Pigs Stampede Around the Outhouse
Girls are scared to leave the outhouse because of a pig stampede outside.
My earliest memories, when I was
really quite young, are of an old farmhouse in Iowa. It is the first house I remember
living in. It had a big yard and lots of trees, and a little old shack out
Lots of memories include cousins,
and one incident includes a particular cousin a few years younger than myself.
It was a warm summer day, very
warm, maybe a holiday like the Fourth of July. My city cousin was visiting with
her parents. We had done all the things people do when company comes. In the
natural course of events in the middle of that long hot afternoon, after
several glasses of Kool-aid, my cousin and I reluctantly decided to stroll down
the 01' boardwalk to the little 01' shack out back – also known as the
Now, neither of us was too
enthusiastic about taking that walk, especially not my city cousin who was used
to a little more modern way. However, when you have to, you have to.
Well, we got there and went in. We
immediately decided not to stay any longer than necessary because it was even
warmer in there than outside.
Besides, there were spiders in
there, which neither one of us were too crazy about, and well, the smell wasn't
anything to write home about. Anyway, my cousin was scared, and since I was the
oldest, I had to be brave.
We were just about to leave when
there was a terrible thundering noise and the ground started shaking. Suddenly,
a raging stampede of sows came around the corner. I stopped being brave right
Without discussion, a unanimous
decision was made to stay and suffer the heat, smell and spiders rather than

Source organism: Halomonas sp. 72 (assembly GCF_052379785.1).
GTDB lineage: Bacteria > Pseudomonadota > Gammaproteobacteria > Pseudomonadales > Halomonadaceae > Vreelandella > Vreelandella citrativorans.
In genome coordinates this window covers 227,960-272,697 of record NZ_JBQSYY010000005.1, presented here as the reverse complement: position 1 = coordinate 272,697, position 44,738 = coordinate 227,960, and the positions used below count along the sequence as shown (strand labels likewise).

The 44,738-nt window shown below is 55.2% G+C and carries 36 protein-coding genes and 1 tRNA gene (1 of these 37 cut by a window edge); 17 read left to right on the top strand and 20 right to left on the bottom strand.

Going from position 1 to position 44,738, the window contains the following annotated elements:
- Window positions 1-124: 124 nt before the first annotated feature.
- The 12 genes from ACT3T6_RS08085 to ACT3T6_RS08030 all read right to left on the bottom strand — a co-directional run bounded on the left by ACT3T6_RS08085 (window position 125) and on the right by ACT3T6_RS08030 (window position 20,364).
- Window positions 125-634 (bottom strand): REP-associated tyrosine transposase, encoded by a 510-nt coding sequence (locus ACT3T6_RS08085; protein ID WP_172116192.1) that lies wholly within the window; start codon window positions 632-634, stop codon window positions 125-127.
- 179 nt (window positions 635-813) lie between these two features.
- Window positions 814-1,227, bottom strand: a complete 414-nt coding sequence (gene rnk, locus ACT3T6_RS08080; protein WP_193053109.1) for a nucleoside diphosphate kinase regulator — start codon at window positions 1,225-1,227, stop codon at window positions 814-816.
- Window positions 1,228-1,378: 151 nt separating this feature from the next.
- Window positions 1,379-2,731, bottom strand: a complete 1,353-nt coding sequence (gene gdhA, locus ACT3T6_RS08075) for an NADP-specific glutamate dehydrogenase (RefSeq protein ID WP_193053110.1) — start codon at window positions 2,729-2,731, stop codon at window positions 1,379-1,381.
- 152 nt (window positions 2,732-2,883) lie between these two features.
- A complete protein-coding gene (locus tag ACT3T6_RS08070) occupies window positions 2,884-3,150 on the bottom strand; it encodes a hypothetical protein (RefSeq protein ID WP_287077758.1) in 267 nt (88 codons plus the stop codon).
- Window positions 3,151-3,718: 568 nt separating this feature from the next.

face those monster pigs. The decision to scream and cry was almost as instantaneous
as the one to shut the door.
It seemed like hours before our
parents came to our rescue, although I suppose it wasn't very long. It must
have been a very traumatic experience, though, since my cousin still remembers
and she's younger than I am and I was very young at the time.
Back in 1955 a call
went out from the editors of the then Capper’s
Weekly asking for readers to send
in articles on true pioneers. Hundreds of letters came pouring in from early
settlers and their children, many now in their 80s and 90s, and from
grandchildren of settlers, all with tales to tell. So many articles were
received that a decision was made to create a book, and in 1956, the first My
Folks title – My Folks Came in a
Covered Wagon – hit the shelves. Nine
other books have since been published in the My Folks series, all filled to the brim with true tales from Capper’s readers, and we are proud to
make those stories available to our growing online community.